Dutch Farmers Tell Government to Stop With The Idiocy – Dump Manure on Gov Offices

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Food Innovation Hubs (FUBs) are being set up all over the world for the “transformation of food systems”. In November 2020, the World Economic Forum announced that the European Food Innovation Hub will be located in Wageningen, in the Netherlands.

Prime Minister Rutte announced last year that his country would invest in the Global Coordinating Secretariat of the Food Innovation Hubs. This secretariat will also operate from Wageningen.

But why do we need these centers? WEF, no less. Under the guise of ‘fair prices for farmers’, (good) citizens are made dependent on the WEF for their food supply.

This how the WEF describes the hubs:

Worldwide, nearly 2 billion people lack access to sufficient, nutritious and safe food and 690 million people suffer from chronic hunger or lack of proper nutrition. Current food system needs to produce much more food, whilst already now planetary boundaries are being crossed. The Food Innovation Hubs initiative catalyzed by the World Economic Forum with public, private and civil society partners is a call to action for a locally driven program, enabling innovations to sustainably improve the way we produce and consume food, through an eco-systems approach.

Our food systems must become more sustainable, efficient, inclusive, and deliver more nutritious and healthy food. Innovations that can help transform our food systems are often already out there. Unfortunately, the adoption and scale-up of innovations in the agri-food sector lags behind other sectors. Collaboration between the different stakeholders, who are working from ‘farm to fork’ is key.

That is why World Economic Forum and partners have initiated Food Innovation Hubs across the globe. Food Innovation Hubs are a multistakeholder, precompetitive and market-based partnership platform aimed at strengthening local innovation ecosystems to sustainably scale innovative solutions for food systems transformation.

What they actually mean (I paraphrase):

We will dictate how, how much, where and when you will grow crops and we will decide how they are distributed. We are particularly spun up over nitrogen because sometimes it gets in waterways and causes temporary problems like impacts on drinking water, ecosystem shifts, algal blooms, with some effects on the local economy and potentially human and animal health.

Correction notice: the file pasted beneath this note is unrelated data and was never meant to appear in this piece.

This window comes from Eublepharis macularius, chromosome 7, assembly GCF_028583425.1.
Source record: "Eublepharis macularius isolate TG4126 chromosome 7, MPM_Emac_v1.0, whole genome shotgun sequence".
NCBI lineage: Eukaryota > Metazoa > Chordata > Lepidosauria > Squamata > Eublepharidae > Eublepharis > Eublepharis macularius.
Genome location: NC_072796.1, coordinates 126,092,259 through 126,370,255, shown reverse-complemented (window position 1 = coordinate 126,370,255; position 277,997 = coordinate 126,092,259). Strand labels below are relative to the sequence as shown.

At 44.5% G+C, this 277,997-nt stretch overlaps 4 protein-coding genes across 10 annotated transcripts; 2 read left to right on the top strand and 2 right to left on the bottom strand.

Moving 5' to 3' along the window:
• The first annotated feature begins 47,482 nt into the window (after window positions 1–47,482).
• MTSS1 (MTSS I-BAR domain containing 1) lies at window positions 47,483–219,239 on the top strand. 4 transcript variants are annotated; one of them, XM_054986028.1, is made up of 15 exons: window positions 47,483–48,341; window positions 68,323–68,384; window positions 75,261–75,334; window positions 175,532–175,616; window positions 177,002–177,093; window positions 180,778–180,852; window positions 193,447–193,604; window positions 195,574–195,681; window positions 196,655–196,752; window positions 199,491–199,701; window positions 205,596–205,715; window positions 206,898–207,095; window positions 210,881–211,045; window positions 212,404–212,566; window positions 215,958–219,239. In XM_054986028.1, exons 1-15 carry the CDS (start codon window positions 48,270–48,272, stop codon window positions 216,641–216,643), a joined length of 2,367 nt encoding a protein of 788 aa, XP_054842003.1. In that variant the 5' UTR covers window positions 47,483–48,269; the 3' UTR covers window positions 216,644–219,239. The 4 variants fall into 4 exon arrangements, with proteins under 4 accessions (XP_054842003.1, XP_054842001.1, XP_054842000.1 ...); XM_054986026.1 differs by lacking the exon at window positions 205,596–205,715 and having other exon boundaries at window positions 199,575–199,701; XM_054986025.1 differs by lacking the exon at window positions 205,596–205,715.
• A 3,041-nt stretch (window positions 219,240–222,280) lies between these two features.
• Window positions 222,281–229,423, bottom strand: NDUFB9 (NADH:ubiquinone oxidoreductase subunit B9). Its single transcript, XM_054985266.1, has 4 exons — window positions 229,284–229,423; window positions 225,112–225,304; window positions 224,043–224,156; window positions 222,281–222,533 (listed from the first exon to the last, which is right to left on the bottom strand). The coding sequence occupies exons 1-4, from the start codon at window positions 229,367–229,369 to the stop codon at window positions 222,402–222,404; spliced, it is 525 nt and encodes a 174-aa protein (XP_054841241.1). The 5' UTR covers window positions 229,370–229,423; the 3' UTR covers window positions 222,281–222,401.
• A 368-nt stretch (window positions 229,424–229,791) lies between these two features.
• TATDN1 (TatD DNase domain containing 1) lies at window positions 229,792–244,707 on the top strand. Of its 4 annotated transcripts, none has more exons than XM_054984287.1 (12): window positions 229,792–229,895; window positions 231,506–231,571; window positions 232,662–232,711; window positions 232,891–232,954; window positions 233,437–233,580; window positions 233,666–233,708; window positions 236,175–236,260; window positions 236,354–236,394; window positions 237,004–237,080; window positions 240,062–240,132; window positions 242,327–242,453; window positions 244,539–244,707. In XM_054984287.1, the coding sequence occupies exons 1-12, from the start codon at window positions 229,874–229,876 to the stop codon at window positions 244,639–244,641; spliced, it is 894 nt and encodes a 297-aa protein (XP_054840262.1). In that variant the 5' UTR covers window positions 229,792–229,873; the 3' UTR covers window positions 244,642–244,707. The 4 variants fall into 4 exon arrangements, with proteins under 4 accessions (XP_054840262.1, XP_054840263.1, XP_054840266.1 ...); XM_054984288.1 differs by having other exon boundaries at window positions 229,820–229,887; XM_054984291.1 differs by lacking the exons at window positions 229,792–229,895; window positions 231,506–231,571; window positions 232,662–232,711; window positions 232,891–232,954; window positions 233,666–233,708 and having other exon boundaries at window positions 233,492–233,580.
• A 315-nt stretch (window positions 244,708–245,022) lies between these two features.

They got the EU to go along with their madness. As with most western political entities it is infested with WEF alumni.

The Dutch government was surprisingly honest about their treachery: “The honest message is that not all farmers can continue their business.” So, some very pissed off farmers showed up at the Minister for Nitrogen and Nature Policy’s (it’s a thing) offices and sprayed manure on them. It was a massive demonstration and follows in the wake of another in Pakistan. Maybe, slowly the first and second worlds are waking up to the fact the WEF is not a good thing for them. The WEF’s dressing up of their greed and lust for power in a message of “protection” for the Earth is beginning to wear thin. And the people most affected are beginning to fight back.

Oh, and it’s happening here. Cue the useful idiots and WEF alums…

The Water Environment Federation (WEF), in collaboration with the U.S. Environmental Protection Agency (EPA), has launched the NutrientSmart (NSmart) program to help reduce nutrient loadings in waterways and recognize the water utilities that are leaders and innovators.

NSmart will begin as a pilot program and encourage the adoption of enhanced nutrient management practices by water utilities and distribute information on tools and methods for lowering nutrients. More here…